You are here: Home - Blog -

BLOG: Why the case for investing in Japan remains strong

Written by: Darius McDermott, managing director of Chelsea Financial Services
We have been backing Japanese equities for the past two or three years, since Prime Minister Abe’s “three arrows” of fiscal stimulus, monetary easing and structural reforms began.

Arrows one and two have proved effective and, after decades of false dawns, a stimulus-pumped Japanese equity market has finally started to deliver strong returns.

Since the start of the year, Japanese stocks overall have gained 18 per cent in yen terms, and in April the Nikkei 225 Stock Average closed above 20,000 for the first time in 15 years. The broader Topix index also reached its highest level since November 2007. So does that mean it is time to sell? I think not. If anything, Japan is more interesting today than it was a year ago. Like the JPM Japan fund managers, I’m quite bullish, as there are a lot of positives coming together at the same time.

While the market has enjoyed strong gains, it is still not expensive, and the price to book ratio, which set a record low in 2009, remains at historically low levels. This means there are still good pockets of value to be found. For example, there are some great opportunities in the financials sector, which has now surpassed the gold bear market of 1981 to 2003, representing one of the great bear runs for a main asset class. As a result, the Elite Rated GLG Japan Core Alpha fund now holds a significant overweight in banks: 23.5 per cent versus an 8.9 per cent weighting in the benchmark. The yen is also at a 40-year low.

It’s also worth remembering that the third arrow, structural reform, is not one big policy but actually lots of little ones and will take time to implement. Now is not the time to lose patience. In the meantime, there are other positive factors which could lead to the market continuing to do well: stable politics for the first time in a long time; the central bank is desperate to get achieve sustainable inflation; unemployment is now 3.4 per cent so wages are finally rising (the big banks have increased wages for the first time in two decades!); earnings momentum is way ahead of anywhere else in the developed world and two codes have been introduced – stewardship in February 2014 and Corporate Governance next month.

David Coombs, manager of the Rathbone Multi Asset Portfolios is of the same mind, having recently moved to an overweight position in Japan. Abenomics aside, David has been looking at whether improvements in corporate governance (including the introduction of the new code) which has long been an issue, are going to drive a re-rating of the Japanese market.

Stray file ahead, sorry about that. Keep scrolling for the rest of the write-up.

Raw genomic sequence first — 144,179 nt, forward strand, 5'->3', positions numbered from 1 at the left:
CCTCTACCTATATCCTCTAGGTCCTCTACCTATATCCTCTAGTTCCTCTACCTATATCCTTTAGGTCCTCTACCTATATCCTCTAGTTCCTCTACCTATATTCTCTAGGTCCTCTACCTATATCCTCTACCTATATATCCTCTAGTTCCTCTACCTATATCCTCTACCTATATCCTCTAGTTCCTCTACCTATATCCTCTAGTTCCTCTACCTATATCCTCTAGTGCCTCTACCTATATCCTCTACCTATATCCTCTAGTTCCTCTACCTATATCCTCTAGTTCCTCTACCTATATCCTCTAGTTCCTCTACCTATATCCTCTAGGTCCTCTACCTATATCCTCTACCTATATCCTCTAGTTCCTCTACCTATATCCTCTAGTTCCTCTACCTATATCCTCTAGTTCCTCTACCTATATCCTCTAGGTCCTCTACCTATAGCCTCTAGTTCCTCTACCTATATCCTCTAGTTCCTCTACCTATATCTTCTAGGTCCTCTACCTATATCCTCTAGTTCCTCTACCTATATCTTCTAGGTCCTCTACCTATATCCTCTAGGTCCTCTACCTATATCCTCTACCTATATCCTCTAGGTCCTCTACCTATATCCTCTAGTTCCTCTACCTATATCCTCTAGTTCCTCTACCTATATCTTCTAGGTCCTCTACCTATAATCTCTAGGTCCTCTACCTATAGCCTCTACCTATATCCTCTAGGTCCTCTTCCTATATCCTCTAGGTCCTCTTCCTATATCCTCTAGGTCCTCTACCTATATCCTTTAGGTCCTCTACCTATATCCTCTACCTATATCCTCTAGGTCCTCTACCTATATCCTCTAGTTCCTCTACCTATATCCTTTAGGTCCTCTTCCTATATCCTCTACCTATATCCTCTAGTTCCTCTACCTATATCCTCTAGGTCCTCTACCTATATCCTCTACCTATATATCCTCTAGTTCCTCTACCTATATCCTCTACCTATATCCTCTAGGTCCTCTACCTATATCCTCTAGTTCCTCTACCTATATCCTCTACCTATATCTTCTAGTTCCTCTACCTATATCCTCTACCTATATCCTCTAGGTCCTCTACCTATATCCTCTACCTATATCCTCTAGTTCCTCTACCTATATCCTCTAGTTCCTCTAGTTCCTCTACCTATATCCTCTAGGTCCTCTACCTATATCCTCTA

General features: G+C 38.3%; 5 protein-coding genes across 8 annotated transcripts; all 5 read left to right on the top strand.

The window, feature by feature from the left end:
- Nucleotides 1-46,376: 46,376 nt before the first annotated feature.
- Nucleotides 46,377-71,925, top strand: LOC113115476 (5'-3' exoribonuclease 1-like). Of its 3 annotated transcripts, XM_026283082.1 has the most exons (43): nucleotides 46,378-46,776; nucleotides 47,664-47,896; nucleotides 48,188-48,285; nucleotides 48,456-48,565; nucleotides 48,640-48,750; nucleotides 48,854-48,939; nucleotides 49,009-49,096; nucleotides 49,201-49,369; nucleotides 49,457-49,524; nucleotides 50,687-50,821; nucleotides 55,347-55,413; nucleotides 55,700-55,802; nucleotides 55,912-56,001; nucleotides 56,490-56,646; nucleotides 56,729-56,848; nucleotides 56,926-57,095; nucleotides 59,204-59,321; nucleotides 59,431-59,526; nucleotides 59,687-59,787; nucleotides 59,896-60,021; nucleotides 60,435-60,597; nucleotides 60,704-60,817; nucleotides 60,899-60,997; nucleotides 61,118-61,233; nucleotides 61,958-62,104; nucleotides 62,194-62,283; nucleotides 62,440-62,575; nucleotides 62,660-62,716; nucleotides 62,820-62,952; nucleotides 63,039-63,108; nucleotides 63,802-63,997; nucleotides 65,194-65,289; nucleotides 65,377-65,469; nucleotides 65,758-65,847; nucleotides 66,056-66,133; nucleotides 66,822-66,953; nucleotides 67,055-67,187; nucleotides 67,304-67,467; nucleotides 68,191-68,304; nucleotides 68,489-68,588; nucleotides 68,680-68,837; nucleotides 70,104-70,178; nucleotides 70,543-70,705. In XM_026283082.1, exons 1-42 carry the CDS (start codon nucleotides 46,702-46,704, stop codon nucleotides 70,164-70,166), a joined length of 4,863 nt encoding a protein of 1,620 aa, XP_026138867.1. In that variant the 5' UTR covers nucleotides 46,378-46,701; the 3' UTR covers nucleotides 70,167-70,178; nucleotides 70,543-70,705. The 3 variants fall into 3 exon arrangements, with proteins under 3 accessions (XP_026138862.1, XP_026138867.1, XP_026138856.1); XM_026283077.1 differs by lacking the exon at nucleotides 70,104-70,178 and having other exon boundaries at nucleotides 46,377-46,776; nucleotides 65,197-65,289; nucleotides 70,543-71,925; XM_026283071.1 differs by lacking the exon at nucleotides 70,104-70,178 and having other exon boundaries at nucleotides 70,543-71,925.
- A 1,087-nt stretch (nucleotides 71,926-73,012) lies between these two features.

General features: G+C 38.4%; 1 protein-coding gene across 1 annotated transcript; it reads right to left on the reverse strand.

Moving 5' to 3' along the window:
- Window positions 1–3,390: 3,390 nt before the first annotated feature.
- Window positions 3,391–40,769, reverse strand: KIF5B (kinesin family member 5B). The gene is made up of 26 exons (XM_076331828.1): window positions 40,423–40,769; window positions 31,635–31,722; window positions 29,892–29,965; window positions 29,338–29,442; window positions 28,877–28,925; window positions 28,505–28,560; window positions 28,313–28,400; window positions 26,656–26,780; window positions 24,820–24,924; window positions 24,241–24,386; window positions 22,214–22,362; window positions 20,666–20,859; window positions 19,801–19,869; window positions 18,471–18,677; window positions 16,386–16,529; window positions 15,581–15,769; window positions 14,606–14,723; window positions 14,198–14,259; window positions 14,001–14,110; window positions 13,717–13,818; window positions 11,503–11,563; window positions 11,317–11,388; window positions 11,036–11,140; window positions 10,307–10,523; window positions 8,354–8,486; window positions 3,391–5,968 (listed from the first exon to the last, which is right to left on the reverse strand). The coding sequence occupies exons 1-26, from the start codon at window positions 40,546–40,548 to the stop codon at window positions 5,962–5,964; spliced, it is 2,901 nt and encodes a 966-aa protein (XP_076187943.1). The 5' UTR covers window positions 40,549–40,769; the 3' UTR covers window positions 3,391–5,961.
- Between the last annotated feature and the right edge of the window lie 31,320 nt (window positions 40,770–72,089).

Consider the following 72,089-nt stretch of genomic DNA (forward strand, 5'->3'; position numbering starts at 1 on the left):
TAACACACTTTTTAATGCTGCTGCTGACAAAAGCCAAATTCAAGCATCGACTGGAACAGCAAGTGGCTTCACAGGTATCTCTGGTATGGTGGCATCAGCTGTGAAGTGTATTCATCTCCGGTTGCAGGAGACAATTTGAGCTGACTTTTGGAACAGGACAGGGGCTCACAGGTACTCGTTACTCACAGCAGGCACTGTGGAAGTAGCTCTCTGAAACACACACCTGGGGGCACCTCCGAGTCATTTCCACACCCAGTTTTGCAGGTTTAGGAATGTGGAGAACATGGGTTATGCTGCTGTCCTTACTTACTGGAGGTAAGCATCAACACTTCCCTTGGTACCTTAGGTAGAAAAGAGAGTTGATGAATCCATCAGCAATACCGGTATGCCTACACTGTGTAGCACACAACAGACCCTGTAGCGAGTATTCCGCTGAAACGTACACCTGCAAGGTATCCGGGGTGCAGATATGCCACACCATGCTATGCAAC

Today more than 70 per cent of the Tokyo Stock Exchange (TSE) companies have an external director, compared with 50 per cent just five years ago. This could potentially drive a redistribution of cash to shareholders, and perhaps steer households into stocks. There is clearly pent up demand, with cash representing around 53 per cent of household assets. That figure is closer to 75 per cent for 30 to 39 year olds. Alex Treves, head of equities for Japan at Fidelity Worldwide Investment, who shares this view on corporate governance improvements, believes the market has underestimated the progress made in this area.

Some external risks remain, such as concerns about a cyclical downturn in US activity, the deflationary threat in the eurozone, and a hard landing scenario in China. However, investors hungry for diversification, may be interested to learn that Japan has, over the past three years, had the lowest correlation with global equities of any of the major developed markets.

The coordinated pro-growth policies, the changes in corporate behaviour that are occurring, and the fact it offers reasonable valuations in a global context all continue to support the case for Japan in my view. While there may yet be some near-term corrections, they could simply provide investors with good opportunities to increase their exposure to Japanese equities.


There are 0 Comment(s)

If you wish to comment without signing in, click your cursor in the top box and tick the 'Sign in as a guest' box at the bottom.

Your right to a refund if travel is affected by train strikes

There have been a wave of train strikes in the past six months, and for anyone travelling today Friday 3 Febru...

Could you save money with a social broadband tariff?

Two-thirds of low-income households are unaware they could be saving on broadband, according to Uswitch.

How to help others and donate to food banks this winter

This winter is expected to be the most challenging yet for the food bank network as soaring costs push more pe...

What will happen if rates change

How your finances will be impacted by a rise in interest rates.

Regular Savings Calculator

Small regular contributions can build up nicely over time.

Online Savings Calculator

Work out how your online savings can build over time.

DIY investors: 10 common mistakes to avoid

For those without the help and experience of an adviser, here are 10 common DIY investor mistakes to avoid.

Mortgage down-valuations: Tips to avoid pulling out of a house sale

Down-valuations are on the rise. So, what does it mean for home buyers, and what can you do?

Five tips for surviving a bear market mauling

The S&P 500 has slipped into bear market territory and for UK investors, the FTSE 250 is also on the edge. Her...

Money Tips of the Week